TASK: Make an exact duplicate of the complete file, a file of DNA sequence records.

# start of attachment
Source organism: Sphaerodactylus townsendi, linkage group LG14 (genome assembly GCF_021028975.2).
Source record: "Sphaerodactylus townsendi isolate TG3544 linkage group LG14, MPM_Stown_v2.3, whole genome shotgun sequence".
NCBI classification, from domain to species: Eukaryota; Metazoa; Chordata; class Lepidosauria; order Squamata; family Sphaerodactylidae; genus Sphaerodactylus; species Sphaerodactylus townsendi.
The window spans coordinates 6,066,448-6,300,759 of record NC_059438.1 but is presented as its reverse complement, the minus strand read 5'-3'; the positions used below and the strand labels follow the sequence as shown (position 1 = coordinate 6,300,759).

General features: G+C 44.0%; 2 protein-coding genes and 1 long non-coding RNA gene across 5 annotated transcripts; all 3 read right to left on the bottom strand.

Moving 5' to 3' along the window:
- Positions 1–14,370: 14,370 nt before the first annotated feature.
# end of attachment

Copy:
Source organism: Sphaerodactylus townsendi, linkage group LG14 (genome assembly GCF_021028975.2).
Source record: "Sphaerodactylus townsendi isolate TG3544 linkage group LG14, MPM_Stown_v2.3, whole genome shotgun sequence".
NCBI classification, from domain to species: Eukaryota; Metazoa; Chordata; class Lepidosauria; order Squamata; family Sphaerodactylidae; genus Sphaerodactylus; species Sphaerodactylus townsendi.
The window spans coordinates 6,066,448-6,300,759 of record NC_059438.1 but is presented as its reverse complement, the minus strand read 5'-3'; the positions used below and the strand labels follow the sequence as shown (position 1 = coordinate 6,300,759).

General features: G+C 44.0%; 2 protein-coding genes and 1 long non-coding RNA gene across 5 annotated transcripts; all 3 read right to left on the bottom strand.

Moving 5' to 3' along the window:
- Positions 1–14,370: 14,370 nt before the first annotated feature.